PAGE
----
The Grand Mufti of Australia has some harsh words for anyone praising the deadly shooting of an employee outside New South Wales police headquarters last Friday.
Dr Ibrahim Abu Mohamed came together with Australian National Imams Councils representatives in Bankstown to reject "deviant so-called religious teachings" in the wake of the killing of NSW Police accountant Curtis Cheng by 15-year-old Farhad Khalil Mohammad Jabar.
Dr Mohamed said violent religious extremism was a rare but serious issue threatening the entire Australian community.
The community leaders stopped short of describing Jabar's actions as an act of terrorism, although Dr Mohamed told those who supported the shooting to "stop messing with Australia and its society".
"Sadly, a very, very small number of Australians of Muslim faith have chosen this path," he told reporters.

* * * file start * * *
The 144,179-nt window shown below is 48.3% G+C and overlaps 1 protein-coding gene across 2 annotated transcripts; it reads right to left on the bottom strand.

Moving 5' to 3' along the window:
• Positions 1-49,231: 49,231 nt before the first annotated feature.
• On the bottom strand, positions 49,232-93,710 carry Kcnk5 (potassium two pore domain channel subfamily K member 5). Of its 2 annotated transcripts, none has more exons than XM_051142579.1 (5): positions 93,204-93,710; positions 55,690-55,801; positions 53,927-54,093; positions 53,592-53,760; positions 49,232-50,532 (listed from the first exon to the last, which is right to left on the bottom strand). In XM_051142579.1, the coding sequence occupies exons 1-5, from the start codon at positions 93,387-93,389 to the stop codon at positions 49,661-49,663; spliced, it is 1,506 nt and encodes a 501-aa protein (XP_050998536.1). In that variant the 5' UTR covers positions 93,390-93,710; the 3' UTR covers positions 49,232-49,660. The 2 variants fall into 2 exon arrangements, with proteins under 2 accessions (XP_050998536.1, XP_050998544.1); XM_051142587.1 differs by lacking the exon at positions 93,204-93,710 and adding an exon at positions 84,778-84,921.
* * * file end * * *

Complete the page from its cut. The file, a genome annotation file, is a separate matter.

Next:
"These misguided teachings are imported and not made in Australia," he said. "It comes from Sheikh Google, Sheikh Twitter and Sheikh Facebook."
"We refuse and reject any form of terrorist activities, whether this - if it's proven to be a terrorist act - or any other," he added.
He called for "proper communication between the families and the community and us" as well as security agencies and police.
"We believe that dialogue is the prerequisite of understanding. Australia deserves this for us to remain in a cohesive society," he added.
The Grand Mufti's firm warning comes after Parramatta Mosque chairman Neil El-Kadomi said members of the Islamic community who threaten to turn violent will be expelled from the Parramatta community.
"If you don't like Australia, leave it," Mr El-Kadomi told Fairfax Media.
"We will not tolerate anyone who wants to get us into trouble."
Federal Opposition Leader Bill Shorten said Mr Cheng's death was the tragic consequence of "people using young people, twisting their heads".
Authorities are trying to discover how Jabar got the gun he used to murder Mr Cheng and how he was prompted to commit the killing.
Three of four males arrested in Wednesday's dawn counter-terrorism raids across western Sydney have since been released.
An 18-year-old man, who cannot be named, remains in custody without charge after investigators applied for a court order extending his stay behind bars.